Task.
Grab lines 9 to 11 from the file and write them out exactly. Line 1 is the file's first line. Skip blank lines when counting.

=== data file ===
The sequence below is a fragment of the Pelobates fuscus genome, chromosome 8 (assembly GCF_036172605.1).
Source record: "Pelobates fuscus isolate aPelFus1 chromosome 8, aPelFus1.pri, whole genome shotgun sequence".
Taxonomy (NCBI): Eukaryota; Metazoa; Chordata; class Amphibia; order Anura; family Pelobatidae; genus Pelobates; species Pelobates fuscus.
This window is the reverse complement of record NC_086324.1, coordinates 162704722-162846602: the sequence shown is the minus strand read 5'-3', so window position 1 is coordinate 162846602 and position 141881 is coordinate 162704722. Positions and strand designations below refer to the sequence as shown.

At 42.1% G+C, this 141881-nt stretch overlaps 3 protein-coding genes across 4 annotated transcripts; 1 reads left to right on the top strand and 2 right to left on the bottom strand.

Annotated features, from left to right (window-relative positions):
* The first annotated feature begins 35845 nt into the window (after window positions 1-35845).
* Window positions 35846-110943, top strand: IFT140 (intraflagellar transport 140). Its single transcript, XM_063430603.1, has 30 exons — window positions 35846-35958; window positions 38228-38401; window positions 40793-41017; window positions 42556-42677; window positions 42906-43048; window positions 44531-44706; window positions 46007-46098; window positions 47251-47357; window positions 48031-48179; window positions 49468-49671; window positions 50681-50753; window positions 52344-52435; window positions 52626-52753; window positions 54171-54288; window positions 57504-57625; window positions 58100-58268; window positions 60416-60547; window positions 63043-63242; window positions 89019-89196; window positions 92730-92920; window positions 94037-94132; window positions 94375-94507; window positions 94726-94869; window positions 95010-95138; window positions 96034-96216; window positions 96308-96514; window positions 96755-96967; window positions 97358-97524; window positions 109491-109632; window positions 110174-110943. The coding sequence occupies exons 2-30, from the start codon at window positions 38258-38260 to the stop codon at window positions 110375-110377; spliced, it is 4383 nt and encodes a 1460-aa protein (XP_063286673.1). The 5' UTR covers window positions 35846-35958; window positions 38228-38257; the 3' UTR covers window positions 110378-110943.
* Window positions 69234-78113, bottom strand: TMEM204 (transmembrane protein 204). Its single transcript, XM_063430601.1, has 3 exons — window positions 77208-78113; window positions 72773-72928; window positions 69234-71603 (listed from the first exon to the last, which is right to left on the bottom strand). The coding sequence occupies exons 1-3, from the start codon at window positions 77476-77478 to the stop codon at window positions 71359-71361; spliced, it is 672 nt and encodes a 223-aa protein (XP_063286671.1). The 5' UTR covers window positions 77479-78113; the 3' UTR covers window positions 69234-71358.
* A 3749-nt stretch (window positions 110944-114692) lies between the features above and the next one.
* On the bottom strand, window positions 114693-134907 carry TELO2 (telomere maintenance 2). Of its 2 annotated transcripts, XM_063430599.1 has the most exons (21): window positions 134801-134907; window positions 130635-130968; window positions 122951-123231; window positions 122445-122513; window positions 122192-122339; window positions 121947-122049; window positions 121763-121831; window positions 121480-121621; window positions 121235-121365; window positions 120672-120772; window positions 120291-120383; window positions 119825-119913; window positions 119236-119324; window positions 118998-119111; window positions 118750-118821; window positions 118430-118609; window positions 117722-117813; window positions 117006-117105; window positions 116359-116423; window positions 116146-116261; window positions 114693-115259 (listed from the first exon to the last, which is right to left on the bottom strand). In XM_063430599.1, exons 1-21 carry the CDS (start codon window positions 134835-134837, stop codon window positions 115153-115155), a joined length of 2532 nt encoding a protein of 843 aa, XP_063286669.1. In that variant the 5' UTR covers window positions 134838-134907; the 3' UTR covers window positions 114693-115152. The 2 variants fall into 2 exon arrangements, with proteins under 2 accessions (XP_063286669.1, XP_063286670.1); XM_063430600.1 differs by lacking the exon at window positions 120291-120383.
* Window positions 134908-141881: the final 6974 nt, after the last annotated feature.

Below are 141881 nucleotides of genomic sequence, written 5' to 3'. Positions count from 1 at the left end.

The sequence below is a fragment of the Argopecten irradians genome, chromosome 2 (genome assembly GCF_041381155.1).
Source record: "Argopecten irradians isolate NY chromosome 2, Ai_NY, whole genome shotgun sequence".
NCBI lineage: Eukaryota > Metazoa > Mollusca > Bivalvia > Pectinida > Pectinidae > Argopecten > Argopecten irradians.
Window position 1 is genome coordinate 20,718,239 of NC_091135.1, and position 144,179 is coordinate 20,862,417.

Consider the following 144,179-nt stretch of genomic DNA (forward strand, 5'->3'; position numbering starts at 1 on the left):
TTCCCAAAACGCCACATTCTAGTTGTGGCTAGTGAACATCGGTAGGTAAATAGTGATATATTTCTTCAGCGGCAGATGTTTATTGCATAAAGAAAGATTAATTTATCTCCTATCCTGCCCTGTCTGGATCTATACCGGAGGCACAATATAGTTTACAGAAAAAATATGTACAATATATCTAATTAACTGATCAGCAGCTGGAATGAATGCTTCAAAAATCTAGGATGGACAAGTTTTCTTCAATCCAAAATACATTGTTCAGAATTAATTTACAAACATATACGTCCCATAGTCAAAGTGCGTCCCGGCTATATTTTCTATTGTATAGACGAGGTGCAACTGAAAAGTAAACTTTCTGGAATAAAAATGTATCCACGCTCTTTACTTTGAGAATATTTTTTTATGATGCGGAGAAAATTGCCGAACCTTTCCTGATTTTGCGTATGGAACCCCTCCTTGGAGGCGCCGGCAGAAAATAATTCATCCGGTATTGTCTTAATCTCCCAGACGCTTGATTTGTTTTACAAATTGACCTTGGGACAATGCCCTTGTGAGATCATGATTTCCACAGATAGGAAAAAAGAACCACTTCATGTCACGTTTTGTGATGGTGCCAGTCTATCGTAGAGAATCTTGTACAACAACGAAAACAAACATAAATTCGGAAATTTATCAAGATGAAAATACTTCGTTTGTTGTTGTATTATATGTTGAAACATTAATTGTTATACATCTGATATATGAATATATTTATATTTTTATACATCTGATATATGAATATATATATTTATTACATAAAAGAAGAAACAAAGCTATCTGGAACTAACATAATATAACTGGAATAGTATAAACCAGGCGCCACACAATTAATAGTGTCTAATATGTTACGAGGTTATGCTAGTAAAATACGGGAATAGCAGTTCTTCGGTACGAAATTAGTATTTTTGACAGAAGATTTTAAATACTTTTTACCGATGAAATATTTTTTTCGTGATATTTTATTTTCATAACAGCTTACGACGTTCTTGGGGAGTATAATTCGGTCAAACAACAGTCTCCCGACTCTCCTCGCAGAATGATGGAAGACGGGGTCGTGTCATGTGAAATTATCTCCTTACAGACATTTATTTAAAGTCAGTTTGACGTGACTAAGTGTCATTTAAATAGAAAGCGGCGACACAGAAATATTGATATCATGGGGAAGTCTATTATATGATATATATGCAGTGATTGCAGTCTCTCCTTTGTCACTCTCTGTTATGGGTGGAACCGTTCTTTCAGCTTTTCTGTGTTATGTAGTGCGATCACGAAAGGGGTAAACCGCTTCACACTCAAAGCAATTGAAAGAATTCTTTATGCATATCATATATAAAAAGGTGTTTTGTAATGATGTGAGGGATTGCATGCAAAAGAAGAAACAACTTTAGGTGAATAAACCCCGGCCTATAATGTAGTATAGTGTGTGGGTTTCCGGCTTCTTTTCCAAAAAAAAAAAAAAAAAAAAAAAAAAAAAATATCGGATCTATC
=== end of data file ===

* Window positions 69234-78113, bottom strand: TMEM204 (transmembrane protein 204). Its single transcript, XM_063430601.1, has 3 exons — window positions 77208-78113; window positions 72773-72928; window positions 69234-71603 (listed from the first exon to the last, which is right to left on the bottom strand). The coding sequence occupies exons 1-3, from the start codon at window positions 77476-77478 to the stop codon at window positions 71359-71361; spliced, it is 672 nt and encodes a 223-aa protein (XP_063286671.1). The 5' UTR covers window positions 77479-78113; the 3' UTR covers window positions 69234-71358.
* A 3749-nt stretch (window positions 110944-114692) lies between the features above and the next one.
* On the bottom strand, window positions 114693-134907 carry TELO2 (telomere maintenance 2). Of its 2 annotated transcripts, XM_063430599.1 has the most exons (21): window positions 134801-134907; window positions 130635-130968; window positions 122951-123231; window positions 122445-122513; window positions 122192-122339; window positions 121947-122049; window positions 121763-121831; window positions 121480-121621; window positions 121235-121365; window positions 120672-120772; window positions 120291-120383; window positions 119825-119913; window positions 119236-119324; window positions 118998-119111; window positions 118750-118821; window positions 118430-118609; window positions 117722-117813; window positions 117006-117105; window positions 116359-116423; window positions 116146-116261; window positions 114693-115259 (listed from the first exon to the last, which is right to left on the bottom strand). In XM_063430599.1, exons 1-21 carry the CDS (start codon window positions 134835-134837, stop codon window positions 115153-115155), a joined length of 2532 nt encoding a protein of 843 aa, XP_063286669.1. In that variant the 5' UTR covers window positions 134838-134907; the 3' UTR covers window positions 114693-115152. The 2 variants fall into 2 exon arrangements, with proteins under 2 accessions (XP_063286669.1, XP_063286670.1); XM_063430600.1 differs by lacking the exon at window positions 120291-120383.